Versailles, 1667. Haunted by the trauma of the Fronde as the nobles of his court begin to rebel against the monarchy, Louis XIV in his 28th year in a Machiavellian political move decides to make the nobility submit by imposing a definite move of the court from Paris to Versailles, his father’s former hunting lodge. Trapped by their king’s “invitation”, the nobles of Paris gradually come to see the castle as a gilded prison and soon even the most humble courtiers of the king begin to show their viciousness as the alcoves of secrets, politics and war are manoeuvred through, revealing Versailles in all its glory and brutality.
Set against a backdrop of power, love, betrayal and war, Versailles examines a defining period of French history. A ruthless leader, King Louis XIV will stop at nothing to achieve his vision of creating the most beautiful palace in Europe and seizing absolute control of France and his enemies.
The cast is an international roster with Brit George Blagden (Les Misérables, Vikings) playing the Sun King. Despite being filmed in France, the series was shot in English and written by English writers, including co-creators David Wolstencroft (Spooks) and Simon Mirren (Waking the Dead), with a British actor playing King Louis XIV.
Opulent, lavish and rather saucy, BBC 2’s new period drama hit our screens this week – original airing on Wednesday nights with a repeat performance on Saturday nights at 1055pm – and commanded a rather disappointing set of viewing figures, just 1.8 million.
Touted as the most expensive TV series ever made in France, Versailles cost a reported £2.1m per episode, more than twice the average cost of an episode of Downton Abbey and given its lavish production values and stellar cast it will come as no surprise that this wasn’t a cheap production for French company Canal+ – only time will tell if it was worth the gamble. They seem to think so as a second season has been confirmed.
One scene stole the show for me, Louis out riding alone, dismounted and stood overlooking his father’s hunting lodge, the final setting for the palace. A pack of wolves begin to creep ever closer to the King, Lous turns and begins to reveal his sword, ready to fight his corner. The tension was palpable, even though you knew he’d survive the encounter. Gripping stuff.
The great thing about Versailles – the drama – is that there is so much history to explore, to take advantage from. From Louis XIV’s long serving butler, to the Queen’s black baby there are few secrets at court and Canal+ appear to have done a rather splendid job of morphing fact and fiction here. Relationships are intense, the erotic nature of the period certainly explored – on numerous occasions – but for me the greatest gift a series such as Versailles can give us – an education. There are liberties – of course there are – but like any book loosely based around fact or history – this series will make you want to know more, before you know it you’ll be using google to see what’s real and what isn’t.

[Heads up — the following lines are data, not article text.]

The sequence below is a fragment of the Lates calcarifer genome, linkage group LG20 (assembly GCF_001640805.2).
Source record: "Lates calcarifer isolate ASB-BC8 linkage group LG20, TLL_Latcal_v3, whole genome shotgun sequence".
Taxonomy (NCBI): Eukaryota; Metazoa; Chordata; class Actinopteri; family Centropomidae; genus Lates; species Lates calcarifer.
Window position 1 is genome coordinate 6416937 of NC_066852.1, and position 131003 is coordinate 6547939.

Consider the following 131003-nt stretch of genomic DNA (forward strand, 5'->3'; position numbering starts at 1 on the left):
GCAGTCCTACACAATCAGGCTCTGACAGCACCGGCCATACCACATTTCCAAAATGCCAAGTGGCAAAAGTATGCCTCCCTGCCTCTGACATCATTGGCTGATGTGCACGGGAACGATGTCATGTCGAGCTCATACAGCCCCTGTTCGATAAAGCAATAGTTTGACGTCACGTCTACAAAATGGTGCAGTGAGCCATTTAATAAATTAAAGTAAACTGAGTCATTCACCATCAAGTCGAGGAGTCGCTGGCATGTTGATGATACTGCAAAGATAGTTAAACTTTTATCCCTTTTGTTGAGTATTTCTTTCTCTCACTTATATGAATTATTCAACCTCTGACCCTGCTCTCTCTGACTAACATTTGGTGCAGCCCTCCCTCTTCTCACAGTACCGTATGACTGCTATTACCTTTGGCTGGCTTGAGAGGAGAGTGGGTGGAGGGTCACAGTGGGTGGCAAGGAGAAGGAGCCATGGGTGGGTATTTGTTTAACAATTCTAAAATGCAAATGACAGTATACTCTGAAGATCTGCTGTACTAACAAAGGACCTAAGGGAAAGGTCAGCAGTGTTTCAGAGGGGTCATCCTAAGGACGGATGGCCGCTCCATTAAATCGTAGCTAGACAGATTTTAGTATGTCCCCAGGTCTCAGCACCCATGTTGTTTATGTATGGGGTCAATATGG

You’ll discover relationships, mistresses, cousins wedding cousins and of course trysts that you never knew existed! The only issue I had with the first episode is that apart from Louis XIV there were no other stand-out performances from the main body of cast members, none that made me want to keep watching. That said, I am keen to see where the story takes Claudine, played by Lizzie Brocheré who is keen to follow in her father’s footsteps and become a female doctor, rather than be seen as a witch.
Education in a woman in those days was certainly frowned upon! The first episode was confusing in parts and the writing and delivery, well I’ve seen and read better! With all that said if Versailles can keep the viewers happy in future episodes, season 2 which begins filming shortly should prove quite interesting.
Given the nudity and rather explicit sex scenes the first episode has garnered just two, yes two, official complaints to ofcom – remarkable in its own right. The scenes are indeed rather fruity with more than a passing reference to nudity paid. Not for the faint hearted and certainly not a drama to watch with your parents, it is wonderfully shot and the colours maginificent.
So there we have it, a decent start for BBC 2 but not a patch on Wolf Hall – a six part adaption of Hilary mantel’s novels – which began with 3.9 million viewers last year. Only time will tell if the characters are engaging enough to keep the viewers happy. It’s certainly no Tudors – my favourite BBC Period drama – a solid start but not spectacular.